A numerical study has been conducted to investigate possible extension of the low load limit of the HCCI operating range by charge stratification using direct injection. A wide range of SOI timings at a low load HCCI engine operating condition were numerically examined to investigate the effect of DI. A multidimensional CFD code KIVA3v with a turbulent combustion model based on a modified flamelet approach was used for the numerical study. The CFD code was validated against experimental data by comparing pressure traces at different SOI’s. A parametric study on the effect of SOI on combustion has been carried out using the validated code. Two parameters, the combustion efficiency and CO emissions, were chosen to examine the effect of SOI on combustion, which showed good agreement between numerical results and experiments. Analysis of the in-cylinder flow field was carried out to identify the source of CO emissions at various SOI’s.
Technical Paper

Numerical Modeling and Experimental Investigations of EGR Cooler Fouling in a Diesel Engine

2009-04-20
2009-01-1506
EGR coolers are mainly used on diesel engines to reduce intake charge temperature and thus reduce emissions of NOx and PM. Soot and hydrocarbon deposition in the EGR cooler reduces heat transfer efficiency of the cooler and increases emissions and pressure drop across the cooler. They may also be acidic and corrosive. Fouling has been always treated as an approximate factor in heat exchanger designs and it has not been modeled in detail. The aim of this paper is to look into fouling formation in an EGR cooler of a diesel engine. A 1-D model is developed to predict and calculate EGR cooler fouling amount and distribution across a concentric tube heat exchanger with a constant wall temperature. The model is compared to an experiment that is designed for correlation of the model. Effectiveness, mass deposition, and pressure drop are the parameters that have been compared. The results of the model are in a good agreement with the experimental data.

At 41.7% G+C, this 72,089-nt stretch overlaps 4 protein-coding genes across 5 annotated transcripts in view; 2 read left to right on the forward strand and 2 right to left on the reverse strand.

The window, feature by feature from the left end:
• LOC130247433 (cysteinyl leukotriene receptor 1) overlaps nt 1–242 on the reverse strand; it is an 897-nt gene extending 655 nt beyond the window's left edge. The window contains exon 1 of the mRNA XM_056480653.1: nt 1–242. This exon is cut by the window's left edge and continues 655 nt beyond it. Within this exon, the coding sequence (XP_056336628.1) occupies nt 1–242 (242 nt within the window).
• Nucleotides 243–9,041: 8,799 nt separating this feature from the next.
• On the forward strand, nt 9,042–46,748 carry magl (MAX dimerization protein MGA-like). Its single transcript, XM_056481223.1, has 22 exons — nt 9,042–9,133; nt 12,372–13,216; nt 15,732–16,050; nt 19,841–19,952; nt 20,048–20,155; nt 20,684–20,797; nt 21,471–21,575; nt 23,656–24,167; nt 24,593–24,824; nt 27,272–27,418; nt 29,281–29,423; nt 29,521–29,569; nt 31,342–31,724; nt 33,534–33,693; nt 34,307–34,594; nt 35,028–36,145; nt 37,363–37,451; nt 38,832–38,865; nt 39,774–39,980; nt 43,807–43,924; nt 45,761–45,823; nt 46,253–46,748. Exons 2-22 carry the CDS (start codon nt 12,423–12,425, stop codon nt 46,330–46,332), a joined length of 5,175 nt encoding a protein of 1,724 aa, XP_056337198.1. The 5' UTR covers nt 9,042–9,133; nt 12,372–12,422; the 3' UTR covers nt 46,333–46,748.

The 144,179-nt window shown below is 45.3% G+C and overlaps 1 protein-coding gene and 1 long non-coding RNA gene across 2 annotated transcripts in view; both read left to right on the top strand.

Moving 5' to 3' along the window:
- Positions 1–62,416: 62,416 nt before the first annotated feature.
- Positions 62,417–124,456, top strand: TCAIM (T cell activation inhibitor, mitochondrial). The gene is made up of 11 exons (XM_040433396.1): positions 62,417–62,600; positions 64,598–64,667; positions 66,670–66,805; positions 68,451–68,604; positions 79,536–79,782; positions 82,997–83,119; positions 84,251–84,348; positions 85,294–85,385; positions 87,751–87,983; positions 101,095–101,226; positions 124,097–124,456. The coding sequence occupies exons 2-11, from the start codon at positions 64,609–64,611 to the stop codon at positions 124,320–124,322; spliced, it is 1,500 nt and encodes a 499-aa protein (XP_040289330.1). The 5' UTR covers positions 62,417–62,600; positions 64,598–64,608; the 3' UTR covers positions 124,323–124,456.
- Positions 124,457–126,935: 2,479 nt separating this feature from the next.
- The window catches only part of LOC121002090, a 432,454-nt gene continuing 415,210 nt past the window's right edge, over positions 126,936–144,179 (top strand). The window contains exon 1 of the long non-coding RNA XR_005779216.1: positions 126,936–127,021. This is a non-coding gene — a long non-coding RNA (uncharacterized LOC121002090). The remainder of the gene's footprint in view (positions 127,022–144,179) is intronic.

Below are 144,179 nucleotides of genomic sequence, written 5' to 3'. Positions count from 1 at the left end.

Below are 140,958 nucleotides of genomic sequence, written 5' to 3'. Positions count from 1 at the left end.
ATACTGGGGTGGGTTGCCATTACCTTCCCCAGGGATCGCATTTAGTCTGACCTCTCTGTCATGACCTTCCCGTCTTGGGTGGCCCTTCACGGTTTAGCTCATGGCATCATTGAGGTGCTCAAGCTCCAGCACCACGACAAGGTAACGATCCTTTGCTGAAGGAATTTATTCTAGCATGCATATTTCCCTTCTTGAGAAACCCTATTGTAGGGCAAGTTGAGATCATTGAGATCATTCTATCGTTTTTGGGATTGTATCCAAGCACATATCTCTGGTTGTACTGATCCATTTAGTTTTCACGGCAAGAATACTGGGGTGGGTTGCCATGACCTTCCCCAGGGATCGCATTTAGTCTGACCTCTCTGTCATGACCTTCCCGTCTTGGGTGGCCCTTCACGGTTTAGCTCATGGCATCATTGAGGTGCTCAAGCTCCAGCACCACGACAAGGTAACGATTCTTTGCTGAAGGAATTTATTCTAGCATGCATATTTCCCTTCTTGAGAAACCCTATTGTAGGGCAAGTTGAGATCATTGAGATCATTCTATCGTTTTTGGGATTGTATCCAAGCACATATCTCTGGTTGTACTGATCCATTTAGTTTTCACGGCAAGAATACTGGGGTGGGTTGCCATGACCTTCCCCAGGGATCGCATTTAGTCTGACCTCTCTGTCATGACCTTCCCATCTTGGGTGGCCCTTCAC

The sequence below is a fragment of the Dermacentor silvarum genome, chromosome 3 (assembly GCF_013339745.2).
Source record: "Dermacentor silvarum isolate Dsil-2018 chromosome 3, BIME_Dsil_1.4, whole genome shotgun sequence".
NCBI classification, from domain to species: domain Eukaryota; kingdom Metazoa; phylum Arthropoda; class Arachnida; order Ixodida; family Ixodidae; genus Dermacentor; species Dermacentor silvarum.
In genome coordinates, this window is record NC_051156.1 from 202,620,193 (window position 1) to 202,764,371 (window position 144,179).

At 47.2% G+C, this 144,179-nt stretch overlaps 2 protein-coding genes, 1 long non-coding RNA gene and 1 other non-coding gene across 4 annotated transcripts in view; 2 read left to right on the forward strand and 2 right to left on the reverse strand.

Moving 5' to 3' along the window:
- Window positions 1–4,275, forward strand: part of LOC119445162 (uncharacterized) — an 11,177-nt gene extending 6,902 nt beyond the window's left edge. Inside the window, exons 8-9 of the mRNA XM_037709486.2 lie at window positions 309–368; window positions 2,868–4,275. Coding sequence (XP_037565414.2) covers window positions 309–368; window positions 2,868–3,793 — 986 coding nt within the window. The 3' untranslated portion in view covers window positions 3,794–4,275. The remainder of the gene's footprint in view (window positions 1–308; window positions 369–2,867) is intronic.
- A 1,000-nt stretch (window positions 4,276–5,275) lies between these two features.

Technical Paper

Control of a Multi-Cylinder HCCI Engine During Transient Operation by Modulating Residual Gas Fraction to Compensate for Wall Temperature Effects

2007-04-16
2007-01-0204
The thermal conditions of an engine structure, in particular the wall temperatures, have been shown to have a great effect on the HCCI engine combustion timing and burn rates through wall heat transfer, especially during transient operations. This study addresses the effects of thermal inertia on combustion in an HCCI engine. In this study, the control of combustion timing in an HCCI engine is achieved by modulating the residual gas fraction (RGF) while considering the wall temperatures. A multi-cylinder engine simulation with detailed geometry is carried out using a 1-D system model (GT-Power®) that is linked with Simulink®. The model includes a finite element wall temperature solver and is enhanced with original HCCI combustion and heat transfer models. Initially, the required residual gas fraction for optimal BSFC is determined for steady-state operation. The model is then used to derive a map of the sensitivity of optimal residual gas fraction to wall temperature excursions.
Technical Paper

The Effects of CO, H2, and C3H6 on the SCR Reactions of an Fe Zeolite SCR Catalyst

2013-04-08
2013-01-1062